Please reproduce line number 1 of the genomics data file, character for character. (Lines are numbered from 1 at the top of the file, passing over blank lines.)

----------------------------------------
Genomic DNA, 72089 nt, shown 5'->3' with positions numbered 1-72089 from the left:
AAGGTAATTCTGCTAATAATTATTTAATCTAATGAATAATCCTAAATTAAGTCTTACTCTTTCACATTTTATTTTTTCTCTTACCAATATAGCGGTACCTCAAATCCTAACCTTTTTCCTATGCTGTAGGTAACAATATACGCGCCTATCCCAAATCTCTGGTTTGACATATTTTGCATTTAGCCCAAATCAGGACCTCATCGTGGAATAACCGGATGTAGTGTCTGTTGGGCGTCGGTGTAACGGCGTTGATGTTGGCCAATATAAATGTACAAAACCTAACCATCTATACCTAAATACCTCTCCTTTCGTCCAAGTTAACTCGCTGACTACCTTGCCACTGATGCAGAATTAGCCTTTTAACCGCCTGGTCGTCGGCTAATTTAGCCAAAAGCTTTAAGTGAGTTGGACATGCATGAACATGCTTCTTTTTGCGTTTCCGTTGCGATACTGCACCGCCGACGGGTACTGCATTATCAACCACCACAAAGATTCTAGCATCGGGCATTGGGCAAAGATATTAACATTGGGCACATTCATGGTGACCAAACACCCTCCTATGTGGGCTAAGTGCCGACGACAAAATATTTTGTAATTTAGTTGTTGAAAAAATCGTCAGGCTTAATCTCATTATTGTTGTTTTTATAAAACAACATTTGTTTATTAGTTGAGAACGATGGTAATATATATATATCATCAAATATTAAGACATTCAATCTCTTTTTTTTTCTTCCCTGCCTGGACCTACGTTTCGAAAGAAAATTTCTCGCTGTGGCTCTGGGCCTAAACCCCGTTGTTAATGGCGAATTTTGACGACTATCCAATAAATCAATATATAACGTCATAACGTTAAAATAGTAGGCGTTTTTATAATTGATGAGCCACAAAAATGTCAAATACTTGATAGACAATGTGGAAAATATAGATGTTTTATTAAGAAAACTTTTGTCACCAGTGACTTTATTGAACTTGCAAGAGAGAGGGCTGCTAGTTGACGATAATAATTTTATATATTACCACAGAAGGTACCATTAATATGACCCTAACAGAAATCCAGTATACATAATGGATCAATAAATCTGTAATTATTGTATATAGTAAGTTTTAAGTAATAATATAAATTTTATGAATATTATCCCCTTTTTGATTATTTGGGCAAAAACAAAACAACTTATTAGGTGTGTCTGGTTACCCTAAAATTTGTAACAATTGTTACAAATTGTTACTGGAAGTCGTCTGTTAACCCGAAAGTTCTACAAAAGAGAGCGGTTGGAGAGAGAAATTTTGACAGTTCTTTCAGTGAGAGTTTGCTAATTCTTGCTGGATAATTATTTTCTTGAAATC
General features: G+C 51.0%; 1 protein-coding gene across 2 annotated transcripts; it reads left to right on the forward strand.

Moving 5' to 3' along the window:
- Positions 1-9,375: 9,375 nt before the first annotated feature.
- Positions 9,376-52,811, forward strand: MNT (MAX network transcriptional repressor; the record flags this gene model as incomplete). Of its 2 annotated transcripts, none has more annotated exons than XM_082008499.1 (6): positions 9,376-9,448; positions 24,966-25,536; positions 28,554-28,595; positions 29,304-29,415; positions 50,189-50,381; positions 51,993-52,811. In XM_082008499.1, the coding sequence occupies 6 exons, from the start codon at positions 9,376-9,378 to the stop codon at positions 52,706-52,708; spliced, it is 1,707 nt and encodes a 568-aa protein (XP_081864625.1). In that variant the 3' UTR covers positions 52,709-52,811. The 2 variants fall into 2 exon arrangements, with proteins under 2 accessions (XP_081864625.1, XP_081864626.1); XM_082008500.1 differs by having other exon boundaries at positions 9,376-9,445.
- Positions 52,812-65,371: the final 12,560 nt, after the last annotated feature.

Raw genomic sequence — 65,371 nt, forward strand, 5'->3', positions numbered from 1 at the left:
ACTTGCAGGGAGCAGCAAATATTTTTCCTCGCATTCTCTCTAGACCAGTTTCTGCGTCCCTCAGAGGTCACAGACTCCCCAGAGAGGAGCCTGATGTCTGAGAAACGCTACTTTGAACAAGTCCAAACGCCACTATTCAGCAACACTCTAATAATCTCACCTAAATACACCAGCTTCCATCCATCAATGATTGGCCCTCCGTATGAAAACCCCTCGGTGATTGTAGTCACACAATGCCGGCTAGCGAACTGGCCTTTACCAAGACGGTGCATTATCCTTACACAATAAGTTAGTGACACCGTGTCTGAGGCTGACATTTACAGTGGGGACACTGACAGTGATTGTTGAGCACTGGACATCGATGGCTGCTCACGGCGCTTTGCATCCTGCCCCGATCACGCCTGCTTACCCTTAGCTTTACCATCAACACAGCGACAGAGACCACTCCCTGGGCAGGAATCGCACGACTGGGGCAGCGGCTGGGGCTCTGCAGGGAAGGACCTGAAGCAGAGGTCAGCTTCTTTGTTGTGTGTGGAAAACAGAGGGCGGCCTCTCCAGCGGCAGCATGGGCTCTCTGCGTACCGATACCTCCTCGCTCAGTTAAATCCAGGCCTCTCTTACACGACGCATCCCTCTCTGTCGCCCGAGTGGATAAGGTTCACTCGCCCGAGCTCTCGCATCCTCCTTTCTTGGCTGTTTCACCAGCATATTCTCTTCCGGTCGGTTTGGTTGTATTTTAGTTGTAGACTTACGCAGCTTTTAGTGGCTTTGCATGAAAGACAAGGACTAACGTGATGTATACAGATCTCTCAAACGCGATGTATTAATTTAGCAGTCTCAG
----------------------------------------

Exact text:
Genomic DNA, 72089 nt, shown 5'->3' with positions numbered 1-72089 from the left: